college

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  • noun

Words related to college

the body of faculty and students of a college

an institution of higher education created to educate and grant degrees

a complex of buildings in which an institution of higher education is housed

References in classic literature ?
Will their wealth be spent for the purpose--will they build colleges and churches to teach you, will they print papers to herald your progress, and organize political parties to guide and carry on the struggle?
He asked me, or to be truthful, he begged me to send him Don Quixote, for he intended to found a college where the Spanish tongue would be taught, and it was his wish that the book to be read should be the History of Don Quixote.
This measure originated with Richard, who, in truth, was much disposed to have the institution designated a university, or at least a college.
But in a hundred high schools and colleges this warfare against common sense still goes on.
Hence three entirely distinct aspects: churches abounded in the City; palaces, in the Town; and colleges, in the University.
For it must be remembered that this was a dark period; and in spite of venerable colleges which used great efforts to secure purity of knowledge by making it scarce, and to exclude error by a rigid exclusiveness in relation to fees and appointments, it happened that very ignorant young gentlemen were promoted in town, and many more got a legal right to practise over large areas in the country.
They give us an advantage over all other colleges, because at no loss of time our boys become thoroughly conversant with Greek and Latin, Mathematics and Geography, Grammar and Literature.
When you and I can build sewing-machines instead of battle-ships, harvesters of crops instead of harvesters of men, plow-shares and telephones, schools and colleges, printing-presses and paper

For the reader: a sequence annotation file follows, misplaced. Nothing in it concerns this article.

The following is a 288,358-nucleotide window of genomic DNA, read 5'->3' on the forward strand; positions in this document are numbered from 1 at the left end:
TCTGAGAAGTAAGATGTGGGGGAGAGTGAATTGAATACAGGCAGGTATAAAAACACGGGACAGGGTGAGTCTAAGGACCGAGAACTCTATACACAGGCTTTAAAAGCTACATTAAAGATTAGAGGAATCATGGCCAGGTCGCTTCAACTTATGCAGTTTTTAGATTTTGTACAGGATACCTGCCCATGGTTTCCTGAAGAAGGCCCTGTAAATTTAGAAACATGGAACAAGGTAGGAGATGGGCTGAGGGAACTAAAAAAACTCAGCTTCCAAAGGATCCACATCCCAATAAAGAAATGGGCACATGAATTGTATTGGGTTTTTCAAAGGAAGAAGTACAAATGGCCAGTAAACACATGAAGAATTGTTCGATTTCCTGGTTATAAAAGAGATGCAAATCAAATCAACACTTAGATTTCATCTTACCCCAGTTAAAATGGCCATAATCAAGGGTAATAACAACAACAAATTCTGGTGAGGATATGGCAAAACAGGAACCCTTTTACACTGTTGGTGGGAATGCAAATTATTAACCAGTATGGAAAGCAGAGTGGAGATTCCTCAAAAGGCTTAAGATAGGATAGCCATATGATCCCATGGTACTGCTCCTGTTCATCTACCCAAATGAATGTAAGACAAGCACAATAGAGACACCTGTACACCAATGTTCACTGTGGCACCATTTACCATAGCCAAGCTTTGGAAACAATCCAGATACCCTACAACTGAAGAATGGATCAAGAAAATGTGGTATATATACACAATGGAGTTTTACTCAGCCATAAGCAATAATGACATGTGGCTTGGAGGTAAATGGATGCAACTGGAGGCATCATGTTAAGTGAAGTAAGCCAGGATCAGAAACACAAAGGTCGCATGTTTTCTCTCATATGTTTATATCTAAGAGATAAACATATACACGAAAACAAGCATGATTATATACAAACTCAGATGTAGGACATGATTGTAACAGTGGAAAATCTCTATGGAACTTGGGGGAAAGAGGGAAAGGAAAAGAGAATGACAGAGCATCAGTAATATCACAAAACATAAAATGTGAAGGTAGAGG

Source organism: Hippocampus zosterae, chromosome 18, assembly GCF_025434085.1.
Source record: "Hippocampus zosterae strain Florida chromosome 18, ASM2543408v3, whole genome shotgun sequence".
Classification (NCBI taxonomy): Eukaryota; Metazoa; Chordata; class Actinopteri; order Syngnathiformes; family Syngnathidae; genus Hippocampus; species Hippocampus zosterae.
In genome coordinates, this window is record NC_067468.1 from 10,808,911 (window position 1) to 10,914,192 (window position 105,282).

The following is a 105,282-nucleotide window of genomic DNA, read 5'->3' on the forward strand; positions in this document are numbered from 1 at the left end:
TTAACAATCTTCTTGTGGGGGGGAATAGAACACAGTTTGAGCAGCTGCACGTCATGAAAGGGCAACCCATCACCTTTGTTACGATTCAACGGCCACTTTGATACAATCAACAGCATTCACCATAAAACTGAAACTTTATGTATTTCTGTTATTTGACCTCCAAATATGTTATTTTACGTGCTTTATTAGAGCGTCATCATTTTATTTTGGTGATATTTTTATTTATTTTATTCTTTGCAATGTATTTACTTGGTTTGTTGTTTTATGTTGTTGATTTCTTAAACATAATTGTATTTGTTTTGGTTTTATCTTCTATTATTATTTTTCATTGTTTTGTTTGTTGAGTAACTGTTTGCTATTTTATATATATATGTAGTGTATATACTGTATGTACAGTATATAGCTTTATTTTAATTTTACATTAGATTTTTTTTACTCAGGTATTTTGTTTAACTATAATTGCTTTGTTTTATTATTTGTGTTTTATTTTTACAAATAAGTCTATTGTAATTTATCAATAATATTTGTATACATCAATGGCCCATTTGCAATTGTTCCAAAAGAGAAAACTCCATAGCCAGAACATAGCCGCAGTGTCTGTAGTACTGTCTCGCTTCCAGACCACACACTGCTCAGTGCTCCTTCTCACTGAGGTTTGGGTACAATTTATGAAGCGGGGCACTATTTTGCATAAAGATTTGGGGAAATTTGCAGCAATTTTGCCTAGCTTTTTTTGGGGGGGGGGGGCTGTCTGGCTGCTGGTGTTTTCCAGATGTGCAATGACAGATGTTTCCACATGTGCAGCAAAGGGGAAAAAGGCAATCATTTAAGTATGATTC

Lynde solemnly, "that the students at such colleges ever do much else than flirt.
This book aims to provide a general manual of English Literature for students in colleges and universities and others beyond the high-school age.
Even the poor student studies and is taught only political economy, while that economy of living which is synonymous with philosophy is not even sincerely professed in our colleges.
Good-by, then, and remember me to the grammar schools, to the high schools, and even to the colleges if you meet them on the way.
If the finest genius studies at one of our colleges and is not installed in an office within one year afterwards in the cities or suburbs of Boston or New York, it seems to his friends and to himself that he is right in being disheartened and in complaining the rest of his life.
So necessary is this to the understanding the characters of men, that none are more ignorant of them than those learned pedants whose lives have been entirely consumed in colleges, and among books; for however exquisitely human nature may have been described by writers, the true practical system can be learnt only in the world.
The men were down, and the candidates had been housed in various colleges, and had dined in hall.
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